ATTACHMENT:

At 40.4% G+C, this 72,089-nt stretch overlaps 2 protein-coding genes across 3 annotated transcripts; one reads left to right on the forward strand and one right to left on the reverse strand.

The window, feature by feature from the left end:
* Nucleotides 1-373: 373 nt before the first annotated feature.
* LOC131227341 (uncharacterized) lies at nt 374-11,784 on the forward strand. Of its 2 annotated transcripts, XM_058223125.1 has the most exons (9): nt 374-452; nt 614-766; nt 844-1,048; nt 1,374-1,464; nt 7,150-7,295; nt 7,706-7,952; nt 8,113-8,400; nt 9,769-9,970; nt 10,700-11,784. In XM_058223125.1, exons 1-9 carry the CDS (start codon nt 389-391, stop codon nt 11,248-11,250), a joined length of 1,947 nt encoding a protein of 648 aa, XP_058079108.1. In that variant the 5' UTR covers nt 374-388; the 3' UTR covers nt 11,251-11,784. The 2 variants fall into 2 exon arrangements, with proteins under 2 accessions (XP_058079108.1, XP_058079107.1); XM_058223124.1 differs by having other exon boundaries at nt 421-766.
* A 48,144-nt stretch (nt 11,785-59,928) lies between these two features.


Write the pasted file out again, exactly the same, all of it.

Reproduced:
At 40.4% G+C, this 72,089-nt stretch overlaps 2 protein-coding genes across 3 annotated transcripts; one reads left to right on the forward strand and one right to left on the reverse strand.

The window, feature by feature from the left end:
* Nucleotides 1-373: 373 nt before the first annotated feature.
* LOC131227341 (uncharacterized) lies at nt 374-11,784 on the forward strand. Of its 2 annotated transcripts, XM_058223125.1 has the most exons (9): nt 374-452; nt 614-766; nt 844-1,048; nt 1,374-1,464; nt 7,150-7,295; nt 7,706-7,952; nt 8,113-8,400; nt 9,769-9,970; nt 10,700-11,784. In XM_058223125.1, exons 1-9 carry the CDS (start codon nt 389-391, stop codon nt 11,248-11,250), a joined length of 1,947 nt encoding a protein of 648 aa, XP_058079108.1. In that variant the 5' UTR covers nt 374-388; the 3' UTR covers nt 11,251-11,784. The 2 variants fall into 2 exon arrangements, with proteins under 2 accessions (XP_058079108.1, XP_058079107.1); XM_058223124.1 differs by having other exon boundaries at nt 421-766.
* A 48,144-nt stretch (nt 11,785-59,928) lies between these two features.